Under Parker’s leadership, DCCC’s expansion into Chester County began in 1994 with the Chester County Center in West Chester, Pa.

Today, five out of eight campuses are located in Chester County.

“Jerry basically helped me understand the history of the college and how to connect with people in the community,” Gates Black said, remembering her transition into her new role as president. “He helped me become familiar with the area and everybody was so welcoming. I was able to take advantage of it.”

Gates Black wishes to have a photograph of Parker with one of his quotations installed at the entrance of the building at some point in the future.

Parker’s family also attended the ceremony as many faculty and friends complimented him on his successes. At the ceremony, members from the crowd took photos of Parker unveiling the new name, the Jerome S. Parker Advanced Technology Center.

“Not all community colleges had the same vision that [Dr. Parker] had,” former DCCC Provost Dr. Ginny Carter said. “One of his legacies was his commitment to technical education and his commitment to access and opportunity. He had an open door for everyone and would always be available to talk to and follow up.”

Parker was also responsible for the opening of the STEM Center in 2010, which features classrooms and laboratories for science, engineering, and mathematics.

“He was always visionary in the expansion of the college,” Vice Provost Mary Jo Boyer said. “He always had that collaborative nature and was willing to take chances.”

In March, Parker was inducted into the Chester County Business Hall of Fame by the CCEDC for his leadership and lasting relationships with business owners and manufacturers in Delaware and Chester Counties.

“From the beginning, neighboring Chester County was always regarded as a natural extension of the college’s service area, our manifest destiny,” Parker said during the CCEDC Business Achievement Awards dinner in March. “It does mean paying more in tuition to make up for the absence of sponsor taxation, but that hasn’t deterred the 6,000 plus students now attending from all parts of Chester County and for all kinds of reasons, most often to transfer to a four-year college or university.”

Parker received his bachelor’s degree in American studies from Wesleyan University, his masters’ degree in adult education from the University of Wisconsin, Milwaukee, and his Ph.D. in higher education administration from the University of Wisconsin, Madison.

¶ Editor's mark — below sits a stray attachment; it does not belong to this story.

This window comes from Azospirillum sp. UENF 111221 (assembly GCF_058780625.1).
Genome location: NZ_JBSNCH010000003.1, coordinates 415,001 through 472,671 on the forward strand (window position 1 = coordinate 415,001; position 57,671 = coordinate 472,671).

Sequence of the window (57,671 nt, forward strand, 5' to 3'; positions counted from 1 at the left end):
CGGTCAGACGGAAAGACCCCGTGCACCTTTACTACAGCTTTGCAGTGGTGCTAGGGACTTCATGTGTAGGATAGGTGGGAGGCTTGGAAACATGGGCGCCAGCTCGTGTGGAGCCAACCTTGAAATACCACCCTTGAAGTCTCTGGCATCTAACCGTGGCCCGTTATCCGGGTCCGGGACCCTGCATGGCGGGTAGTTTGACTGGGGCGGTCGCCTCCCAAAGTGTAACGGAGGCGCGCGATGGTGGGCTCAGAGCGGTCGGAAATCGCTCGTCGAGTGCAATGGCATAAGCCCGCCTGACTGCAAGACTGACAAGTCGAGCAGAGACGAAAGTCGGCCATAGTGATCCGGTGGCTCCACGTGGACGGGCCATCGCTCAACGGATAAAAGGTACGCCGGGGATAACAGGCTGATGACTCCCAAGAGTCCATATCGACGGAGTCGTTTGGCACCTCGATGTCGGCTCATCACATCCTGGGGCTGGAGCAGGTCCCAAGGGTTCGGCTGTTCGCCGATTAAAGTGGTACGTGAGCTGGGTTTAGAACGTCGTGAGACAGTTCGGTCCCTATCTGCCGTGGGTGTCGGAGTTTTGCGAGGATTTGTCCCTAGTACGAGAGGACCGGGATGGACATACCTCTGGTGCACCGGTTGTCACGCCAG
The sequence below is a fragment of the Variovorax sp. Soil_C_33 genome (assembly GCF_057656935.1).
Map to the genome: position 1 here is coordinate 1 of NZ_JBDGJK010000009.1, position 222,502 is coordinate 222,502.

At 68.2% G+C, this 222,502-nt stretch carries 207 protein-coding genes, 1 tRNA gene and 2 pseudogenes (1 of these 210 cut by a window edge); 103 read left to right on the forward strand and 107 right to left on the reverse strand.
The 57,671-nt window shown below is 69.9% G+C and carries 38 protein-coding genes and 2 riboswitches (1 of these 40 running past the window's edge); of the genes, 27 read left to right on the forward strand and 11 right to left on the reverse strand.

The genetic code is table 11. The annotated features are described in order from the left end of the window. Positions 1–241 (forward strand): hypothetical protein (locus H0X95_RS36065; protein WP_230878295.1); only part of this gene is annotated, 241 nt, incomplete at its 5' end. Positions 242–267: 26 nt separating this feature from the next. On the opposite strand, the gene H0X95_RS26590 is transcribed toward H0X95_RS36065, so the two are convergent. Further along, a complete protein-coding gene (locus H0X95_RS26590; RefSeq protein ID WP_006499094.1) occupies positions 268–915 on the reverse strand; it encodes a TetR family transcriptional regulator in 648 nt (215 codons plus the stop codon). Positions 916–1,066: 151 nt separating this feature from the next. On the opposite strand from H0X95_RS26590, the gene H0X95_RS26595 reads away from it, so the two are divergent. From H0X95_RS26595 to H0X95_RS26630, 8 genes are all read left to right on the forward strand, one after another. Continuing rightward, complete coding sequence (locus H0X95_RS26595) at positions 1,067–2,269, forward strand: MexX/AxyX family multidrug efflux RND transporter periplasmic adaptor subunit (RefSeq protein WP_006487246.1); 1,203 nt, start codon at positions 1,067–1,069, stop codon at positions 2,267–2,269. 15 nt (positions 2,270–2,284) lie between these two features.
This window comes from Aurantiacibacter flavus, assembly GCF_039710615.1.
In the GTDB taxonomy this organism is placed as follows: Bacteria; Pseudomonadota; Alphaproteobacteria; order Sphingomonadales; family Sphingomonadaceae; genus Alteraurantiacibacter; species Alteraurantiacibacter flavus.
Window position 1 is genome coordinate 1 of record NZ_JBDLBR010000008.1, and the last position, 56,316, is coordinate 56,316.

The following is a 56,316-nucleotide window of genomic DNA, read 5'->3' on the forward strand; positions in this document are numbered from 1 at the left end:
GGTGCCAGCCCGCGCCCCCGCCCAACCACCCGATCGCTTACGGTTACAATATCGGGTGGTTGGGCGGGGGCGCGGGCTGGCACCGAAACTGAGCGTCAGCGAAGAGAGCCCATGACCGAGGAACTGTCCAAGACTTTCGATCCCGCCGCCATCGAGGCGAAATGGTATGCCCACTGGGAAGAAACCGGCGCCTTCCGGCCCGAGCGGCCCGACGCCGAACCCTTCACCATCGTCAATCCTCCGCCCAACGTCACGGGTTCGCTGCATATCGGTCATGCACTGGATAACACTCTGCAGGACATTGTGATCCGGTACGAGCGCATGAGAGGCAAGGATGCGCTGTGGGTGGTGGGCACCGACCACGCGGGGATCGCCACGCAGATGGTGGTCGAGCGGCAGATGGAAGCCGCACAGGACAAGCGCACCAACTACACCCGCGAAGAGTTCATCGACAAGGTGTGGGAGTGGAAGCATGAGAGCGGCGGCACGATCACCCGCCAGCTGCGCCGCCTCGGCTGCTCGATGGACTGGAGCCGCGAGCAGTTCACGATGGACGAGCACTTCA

In addition to his responsibilities as president of the college, Parker was a member of the Board of the Pennsylvania Commission for Community Colleges, the Crozer Keystone Health System Advisory Board, the Chester and Delaware Counties Workforce Investment Boards, the Delaware County Industrial Development Corporation Board, the Delaware County Chief School Administrators, the Delaware County Suburban Study Council, and the Community Action Agency of Delaware County, Inc.

He also served as chair of the Chester Higher Education Council, the Collegiate Consortium for Workforce and Economic Development, the Chester County Economic Development Council, and the Riverfront Alliance Board.

In the book, “A Fifty-Year History of Delaware County Community College: 1967- 2017,” Parker wrote that with student success at the core, the school has responded by expanding their services, enhancing the curriculum and facilities, and altering the processes.

According to Parker, without a vigilant, guiding hand, many of the students in the college’s care likely would not endure the demands of an increasingly competitive society.

“[I see the college] continuing the successful collaboration with local employers that will continue to benefit the students, making it easier to achieve their career goals,” Parker said, regarding the direction of DCCC within the next five to 10 years. “The goal is to see students complete their programs, getting them past everyday hurdles and personal constraints that sometimes get in the way of success.”

Contact David Schwartz at communitarian@mail.dccc.edu

Make soccer safer

By David Schwartz